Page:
The Society’s hybrid Rhind Lectures are taking place in Augustine United Church and online. However, it may be necessary, due to any future local restrictions imposed because of the pandemic, to move events to fully online only. Please keep an eye on the Society website, e-newsletters and your email inbox for the latest news and further information on Society events.
This event is open and free to all. Please find our Rhind Lecture 2022 leaflet here.
With thanks to AOC Archaeology Group for sponsoring the 2022 Rhind Lectures.
African Diaspora Archaeology studies people of African descent in the Americas and elsewhere. This research began in mid-20th century on the sites of enslaved and liberated communities. Today it is one of the fastest growing study areas in the archaeology of the modern world. In this lecture series, Professor Theresa Singleton discusses this developing archaeological discipline using her own projects as case studies beginning with her introduction to diaspora studies as a graduate student, to her current research on self-liberated and other free communities.
This first lecture provides a historical overview to studies in African Diaspora Archaeology. It examines various sites enslaved peoples, slave runaways, and free blacks occupied, and the artefacts recovered from them. Theresa also briefly discusses her career path as it related to this research.
Theresa’s first major project was undertaken at Butler Island, a 19th-century rice plantation about 80km south of Savannah, Georgia, USA. Gullah-Geechee refers to African American communities who live in coastal South Carolina and Georgia and are descendants of the enslaved people who worked on plantations like Butler Island. They are known today for their language (Gullah), crafts, and musical performances.
Followed by a reception.
Theresa has worked in museums for 18 years, and at each one she found artefacts associated with African Americans that had received little or no attention prior to her interest in them. Theresa conducted research on several of these artefacts primarily for museum exhibitions. In this lecture, she will highlight a few of these “collection finds” and discuss their significance in the study of African American life.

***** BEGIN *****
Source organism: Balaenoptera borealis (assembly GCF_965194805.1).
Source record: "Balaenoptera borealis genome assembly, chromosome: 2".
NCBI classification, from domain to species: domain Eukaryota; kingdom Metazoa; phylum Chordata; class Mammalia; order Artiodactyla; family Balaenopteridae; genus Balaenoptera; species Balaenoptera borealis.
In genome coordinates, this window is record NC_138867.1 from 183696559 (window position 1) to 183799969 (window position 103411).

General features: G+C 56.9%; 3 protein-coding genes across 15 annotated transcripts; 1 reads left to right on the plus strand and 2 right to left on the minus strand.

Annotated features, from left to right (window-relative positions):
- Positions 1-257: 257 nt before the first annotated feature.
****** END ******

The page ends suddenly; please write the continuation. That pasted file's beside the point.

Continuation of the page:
In 2008, Theresa was invited to participate in a conference on the Gullah-Geechee of Georgia that provided her with the opportunity to update her research but also reconnect to members of the Gullah-Geechee community. Since that time, she is regularly consulted on heritage issues that pertain to the preservation of Butler Island and related sites that are now threatened by redevelopment.
An unexpected opportunity to travel to Cuba presented itself while Theresa was working at the Smithsonian that ultimately led to developing an archaeological project at a former coffee plantation with a unique slave settlement that was fully enclosed within a tall masonry wall. Undertaking this research project turned Theresa’s understanding of slavery on its head as well as broadened her understanding of the Afro-Latin American Diaspora.
While researching Cuban slavery, Theresa became interested in those who fled slavery. Most of them hid in caves and other secluded places and often relied on enslaved people for assistance in harbouring them. This led her to begin a project in Dominican Republic where some of the earliest slave runaway settlements were established. While doing this research, she learned that some of these runaway settlements were granted their freedom and became Free Black Towns. This ongoing project is described in this lecture.
Theresa is Professor of Anthropology at Syracuse University, New York, USA, and the Pitt Professor of American History and Institutions, at University of Cambridge, 2021-22. She was also the Curator of Historical Archaeology at the Smithsonian Institution, 1988-2000. Her areas of expertise are African Diasporas, Slavery and Plantations, Museums, Southern United States, and the Caribbean. Her most recent book, Slavery Behind the Wall, was published in 2015. In 2014, the Society for Historical Archaeology awarded her the J. C. Harrington Medal for her lifetime contributions to Archaeology.
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